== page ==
Because of the rarity of samples from hematologic disorders, there are often insufficient numbers to carry out statistical validation of sequencing results. ASH is interested in improving existing genomic data storage, sharing, and analysis platforms by populating them with existing NGS data from hematologic samples.

ASH is assisting its membership with deposition of data sets from malignant diseases to the National Cancer Institute's Genomic Data Commons (GDC), a repository for genomic sequence data annotated with phenotype and clinical information. The GDC also provides tools for analysis across cancer studies.

ASH is currently engaged in a pilot for the deposition of acute lymphocytic leukemia (ALL) and diffuse large B-cell lymphoma (DLBCL) studies, with others soon to follow. The genomic data deposition efforts will be leveraged to support ASH’s research registry, with the goal of enabling hematologists to carry out research questions across both clinical and genomic information.

If you have data sets you wish to deposit into the GDC, please contact ASHPrecisionMedicine@hematology.org.

ASH is committed to enhancing the scientific understanding of precision medicine. In July 2017, the Society published a Precision Medicine Review Series in its journal Blood. The review series covers the most pressing topics in precision medicine, including those listed below.

ASH Task Force on Precision Medicine

  • Ken Anderson, MD, Dana-Farber Cancer Institute
  • Emery Bresnik, PhD, University of Wisconsin
  • John Byrd, MD, The Ohio State University
  • Ben Ebert, MD, PhD, Harvard Medical School
  • Willem Fibbe, MD, PhD, Leiden University Medical Center
  • Lucy Godley, MD, PhD, The University of Chicago
  • Torsten Haferlach, MD, Munich Leukemia Laboratory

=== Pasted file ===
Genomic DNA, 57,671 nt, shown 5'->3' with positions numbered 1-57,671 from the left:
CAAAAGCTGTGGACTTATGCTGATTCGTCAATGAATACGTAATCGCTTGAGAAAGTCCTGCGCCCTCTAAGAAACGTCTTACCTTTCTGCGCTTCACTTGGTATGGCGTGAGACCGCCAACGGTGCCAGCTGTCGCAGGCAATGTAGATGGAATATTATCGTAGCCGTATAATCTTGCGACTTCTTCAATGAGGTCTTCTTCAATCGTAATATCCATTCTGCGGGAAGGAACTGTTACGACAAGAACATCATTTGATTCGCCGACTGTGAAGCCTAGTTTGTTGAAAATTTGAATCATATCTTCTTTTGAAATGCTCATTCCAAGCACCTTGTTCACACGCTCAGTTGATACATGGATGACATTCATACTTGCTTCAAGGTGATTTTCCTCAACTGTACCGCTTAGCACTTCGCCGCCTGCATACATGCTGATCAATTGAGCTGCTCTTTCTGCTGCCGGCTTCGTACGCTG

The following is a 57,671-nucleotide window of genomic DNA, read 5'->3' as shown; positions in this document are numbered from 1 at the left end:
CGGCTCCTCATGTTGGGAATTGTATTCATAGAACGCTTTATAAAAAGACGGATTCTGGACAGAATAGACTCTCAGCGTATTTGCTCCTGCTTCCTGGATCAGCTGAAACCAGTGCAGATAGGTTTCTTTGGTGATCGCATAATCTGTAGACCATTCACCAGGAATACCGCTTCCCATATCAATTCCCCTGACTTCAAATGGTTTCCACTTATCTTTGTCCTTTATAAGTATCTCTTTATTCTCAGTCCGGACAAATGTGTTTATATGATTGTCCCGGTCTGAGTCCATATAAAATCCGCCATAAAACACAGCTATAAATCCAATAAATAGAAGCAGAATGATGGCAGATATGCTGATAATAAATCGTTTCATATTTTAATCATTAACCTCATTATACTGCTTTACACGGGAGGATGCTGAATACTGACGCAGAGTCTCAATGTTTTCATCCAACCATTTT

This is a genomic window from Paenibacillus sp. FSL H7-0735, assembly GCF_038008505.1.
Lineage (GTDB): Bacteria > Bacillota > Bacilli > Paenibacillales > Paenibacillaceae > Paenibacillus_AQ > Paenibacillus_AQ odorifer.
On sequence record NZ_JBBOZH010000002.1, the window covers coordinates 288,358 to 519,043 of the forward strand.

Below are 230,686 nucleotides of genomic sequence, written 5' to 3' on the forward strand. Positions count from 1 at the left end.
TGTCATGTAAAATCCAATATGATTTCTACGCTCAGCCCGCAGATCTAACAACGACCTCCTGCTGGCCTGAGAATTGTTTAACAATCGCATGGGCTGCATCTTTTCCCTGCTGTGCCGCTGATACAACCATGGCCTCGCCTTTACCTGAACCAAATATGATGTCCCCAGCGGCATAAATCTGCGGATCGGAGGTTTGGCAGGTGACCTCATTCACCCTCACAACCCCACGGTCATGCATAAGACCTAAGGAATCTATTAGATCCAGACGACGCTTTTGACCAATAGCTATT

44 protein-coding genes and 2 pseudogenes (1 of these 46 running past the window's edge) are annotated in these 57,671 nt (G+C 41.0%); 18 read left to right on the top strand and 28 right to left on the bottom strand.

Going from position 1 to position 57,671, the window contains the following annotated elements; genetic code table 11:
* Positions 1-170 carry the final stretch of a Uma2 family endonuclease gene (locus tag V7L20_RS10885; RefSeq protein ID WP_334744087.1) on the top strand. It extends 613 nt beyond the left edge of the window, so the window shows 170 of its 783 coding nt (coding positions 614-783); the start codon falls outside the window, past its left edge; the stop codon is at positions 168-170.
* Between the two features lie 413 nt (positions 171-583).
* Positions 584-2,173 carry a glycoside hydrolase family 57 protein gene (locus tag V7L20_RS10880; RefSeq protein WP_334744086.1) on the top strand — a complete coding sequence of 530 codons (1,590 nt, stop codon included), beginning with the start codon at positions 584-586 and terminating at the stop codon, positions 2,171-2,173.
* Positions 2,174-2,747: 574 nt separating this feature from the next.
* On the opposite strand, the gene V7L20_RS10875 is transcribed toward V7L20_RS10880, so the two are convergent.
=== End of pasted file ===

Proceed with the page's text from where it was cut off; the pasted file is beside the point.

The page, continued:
• Michael Hallek, MD, University of Cologne
  • Ross Levine, MD, Memorial Sloan Kettering Cancer Center
  • Charles Mullighan, MBBS, MD, St. Jude Children's Research Hospital
  • Grzegorz Nowakowski, MD, Mayo Clinic – Rochester
  • Willem Ouwehand, MD, PhD, University of Cambridge
  • Sophie Paczesny, MD, Indiana University
  • Steven Pavletic, MD, National Cancer Institute, National Institues of Health
  • Andrew Roberts, MBBS, PhD, Walter & Eliza Hall Institute of Medical Research
  • Margaret Shipp, MD, Dana-Farber Cancer Institute
  • Akiko Shimamura, MD, PhD, Boston Children's Hospital
  • David Steensma, MD, Dana-Farber Cancer Institute
  • Kimberly Stegmaier, MD, Dana-Farber Cancer Institute
  • Jeffrey Tyner, PhD, Oregon Health & Science University
  • Matthew Walter, MD, Washington University in St. Louis

Somatic Working Group Members

  • Rafael Bejar, MD, PhD, University of California – San Diego
  • Ben Ebert, MD, PhD, Harvard Medical School
  • Torsten Haferlach, MD, Munich Leukemia Laboratory
  • Michelle LeBeau, PhD, The University of Chicago
  • Elaine Mardis, PhD, Washington University
  • Charles Mullighan, MBBS, MD, St. Jude Children's Research Hospital
  • Akiko Shimamura, MD, PhD, Boston Children's Hospital
  • David Steensma, MD, Dana-Farber Cancer Institute
  • Matthew Walter, MD, Washington University in St. Louis
  • Jinghui Zhang, PhD, St. Jude Children's Research Hospital

Germline Working Group Members

  • Emery Bresnik, PhD, University of Wisconsin
  • Ben Ebert, MD, PhD, Harvard Medical School
  • Lucy Godley, MD, PhD, The University of Chicago
  • Torsten Haferlach, MD, Munich Leukemia Laboratory
  • Marshall Horwitz, MD, University of Washington
  • Charles Mullighan, MBBS, MD, St. Jude Children's Research Hospital
  • Kim Nichols, MD, St. Jude Children's Research Hospital
  • Willem Ouwehand, MD, PhD, University of Cambridge
  • Sharon Plon, MD, PhD, Baylor College of Medicine
  • Akiko Shimamura, MD, PhD, Boston Children's Hospital

Questions?

For additional information about ASH’s precision medicine activities, please contact ASHPrecisionMedicine@hematology.org.